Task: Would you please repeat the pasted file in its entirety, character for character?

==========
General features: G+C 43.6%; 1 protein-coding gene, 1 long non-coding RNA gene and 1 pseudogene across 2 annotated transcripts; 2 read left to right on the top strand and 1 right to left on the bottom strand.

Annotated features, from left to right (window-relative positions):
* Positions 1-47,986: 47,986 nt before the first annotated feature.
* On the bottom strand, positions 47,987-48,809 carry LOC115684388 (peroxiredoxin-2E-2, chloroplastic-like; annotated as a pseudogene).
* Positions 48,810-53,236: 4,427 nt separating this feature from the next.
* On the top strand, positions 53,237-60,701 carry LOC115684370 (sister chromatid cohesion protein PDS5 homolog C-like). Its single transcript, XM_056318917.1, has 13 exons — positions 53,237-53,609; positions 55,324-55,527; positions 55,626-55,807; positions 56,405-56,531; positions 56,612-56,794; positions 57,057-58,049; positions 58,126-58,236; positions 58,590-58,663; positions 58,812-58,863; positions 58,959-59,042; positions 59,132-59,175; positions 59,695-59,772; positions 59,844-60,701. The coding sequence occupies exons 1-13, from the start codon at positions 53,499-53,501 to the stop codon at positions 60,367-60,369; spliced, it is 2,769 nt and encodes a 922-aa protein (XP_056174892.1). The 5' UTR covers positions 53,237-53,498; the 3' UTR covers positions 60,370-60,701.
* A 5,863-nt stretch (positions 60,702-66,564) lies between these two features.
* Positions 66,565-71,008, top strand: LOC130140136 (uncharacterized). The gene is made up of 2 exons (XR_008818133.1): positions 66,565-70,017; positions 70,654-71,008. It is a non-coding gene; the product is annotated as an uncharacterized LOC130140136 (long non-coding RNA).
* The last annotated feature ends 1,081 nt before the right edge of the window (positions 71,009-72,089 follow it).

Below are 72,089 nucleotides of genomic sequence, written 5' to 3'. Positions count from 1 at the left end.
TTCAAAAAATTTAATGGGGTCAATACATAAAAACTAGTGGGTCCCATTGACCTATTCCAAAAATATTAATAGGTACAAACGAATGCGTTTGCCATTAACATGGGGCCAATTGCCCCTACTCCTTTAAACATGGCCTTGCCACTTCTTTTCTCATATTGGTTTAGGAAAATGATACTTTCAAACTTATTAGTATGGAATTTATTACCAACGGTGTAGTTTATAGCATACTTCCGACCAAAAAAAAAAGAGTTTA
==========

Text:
General features: G+C 43.6%; 1 protein-coding gene, 1 long non-coding RNA gene and 1 pseudogene across 2 annotated transcripts; 2 read left to right on the top strand and 1 right to left on the bottom strand.

Annotated features, from left to right (window-relative positions):
* Positions 1-47,986: 47,986 nt before the first annotated feature.
* On the bottom strand, positions 47,987-48,809 carry LOC115684388 (peroxiredoxin-2E-2, chloroplastic-like; annotated as a pseudogene).
* Positions 48,810-53,236: 4,427 nt separating this feature from the next.
* On the top strand, positions 53,237-60,701 carry LOC115684370 (sister chromatid cohesion protein PDS5 homolog C-like). Its single transcript, XM_056318917.1, has 13 exons — positions 53,237-53,609; positions 55,324-55,527; positions 55,626-55,807; positions 56,405-56,531; positions 56,612-56,794; positions 57,057-58,049; positions 58,126-58,236; positions 58,590-58,663; positions 58,812-58,863; positions 58,959-59,042; positions 59,132-59,175; positions 59,695-59,772; positions 59,844-60,701. The coding sequence occupies exons 1-13, from the start codon at positions 53,499-53,501 to the stop codon at positions 60,367-60,369; spliced, it is 2,769 nt and encodes a 922-aa protein (XP_056174892.1). The 5' UTR covers positions 53,237-53,498; the 3' UTR covers positions 60,370-60,701.
* A 5,863-nt stretch (positions 60,702-66,564) lies between these two features.
* Positions 66,565-71,008, top strand: LOC130140136 (uncharacterized). The gene is made up of 2 exons (XR_008818133.1): positions 66,565-70,017; positions 70,654-71,008. It is a non-coding gene; the product is annotated as an uncharacterized LOC130140136 (long non-coding RNA).
* The last annotated feature ends 1,081 nt before the right edge of the window (positions 71,009-72,089 follow it).

Below are 72,089 nucleotides of genomic sequence, written 5' to 3'. Positions count from 1 at the left end.
TTCAAAAAATTTAATGGGGTCAATACATAAAAACTAGTGGGTCCCATTGACCTATTCCAAAAATATTAATAGGTACAAACGAATGCGTTTGCCATTAACATGGGGCCAATTGCCCCTACTCCTTTAAACATGGCCTTGCCACTTCTTTTCTCATATTGGTTTAGGAAAATGATACTTTCAAACTTATTAGTATGGAATTTATTACCAACGGTGTAGTTTATAGCATACTTCCGACCAAAAAAAAAAGAGTTTA